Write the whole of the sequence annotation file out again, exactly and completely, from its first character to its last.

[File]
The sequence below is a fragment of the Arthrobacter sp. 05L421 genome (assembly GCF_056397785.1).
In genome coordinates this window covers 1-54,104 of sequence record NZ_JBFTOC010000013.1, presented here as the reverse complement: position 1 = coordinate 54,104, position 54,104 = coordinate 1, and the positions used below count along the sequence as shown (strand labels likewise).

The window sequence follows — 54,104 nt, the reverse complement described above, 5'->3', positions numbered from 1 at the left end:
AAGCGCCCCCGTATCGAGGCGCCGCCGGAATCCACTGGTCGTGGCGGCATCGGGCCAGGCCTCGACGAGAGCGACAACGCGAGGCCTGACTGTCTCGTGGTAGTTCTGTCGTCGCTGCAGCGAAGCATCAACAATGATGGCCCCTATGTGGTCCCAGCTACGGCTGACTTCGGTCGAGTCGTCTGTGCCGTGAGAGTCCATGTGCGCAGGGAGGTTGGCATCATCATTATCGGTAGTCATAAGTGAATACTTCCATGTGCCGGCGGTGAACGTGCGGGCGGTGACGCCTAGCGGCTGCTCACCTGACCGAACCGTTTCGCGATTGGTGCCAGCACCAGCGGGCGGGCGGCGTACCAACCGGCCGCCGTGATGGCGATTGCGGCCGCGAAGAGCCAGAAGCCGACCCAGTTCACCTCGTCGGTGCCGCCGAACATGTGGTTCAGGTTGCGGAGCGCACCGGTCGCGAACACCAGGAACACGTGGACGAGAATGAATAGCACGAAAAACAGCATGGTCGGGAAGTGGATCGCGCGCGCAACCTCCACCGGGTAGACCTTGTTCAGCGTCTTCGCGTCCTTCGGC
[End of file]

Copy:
The sequence below is a fragment of the Arthrobacter sp. 05L421 genome (assembly GCF_056397785.1).
In genome coordinates this window covers 1-54,104 of sequence record NZ_JBFTOC010000013.1, presented here as the reverse complement: position 1 = coordinate 54,104, position 54,104 = coordinate 1, and the positions used below count along the sequence as shown (strand labels likewise).

The window sequence follows — 54,104 nt, the reverse complement described above, 5'->3', positions numbered from 1 at the left end:
AAGCGCCCCCGTATCGAGGCGCCGCCGGAATCCACTGGTCGTGGCGGCATCGGGCCAGGCCTCGACGAGAGCGACAACGCGAGGCCTGACTGTCTCGTGGTAGTTCTGTCGTCGCTGCAGCGAAGCATCAACAATGATGGCCCCTATGTGGTCCCAGCTACGGCTGACTTCGGTCGAGTCGTCTGTGCCGTGAGAGTCCATGTGCGCAGGGAGGTTGGCATCATCATTATCGGTAGTCATAAGTGAATACTTCCATGTGCCGGCGGTGAACGTGCGGGCGGTGACGCCTAGCGGCTGCTCACCTGACCGAACCGTTTCGCGATTGGTGCCAGCACCAGCGGGCGGGCGGCGTACCAACCGGCCGCCGTGATGGCGATTGCGGCCGCGAAGAGCCAGAAGCCGACCCAGTTCACCTCGTCGGTGCCGCCGAACATGTGGTTCAGGTTGCGGAGCGCACCGGTCGCGAACACCAGGAACACGTGGACGAGAATGAATAGCACGAAAAACAGCATGGTCGGGAAGTGGATCGCGCGCGCAACCTCCACCGGGTAGACCTTGTTCAGCGTCTTCGCGTCCTTCGGC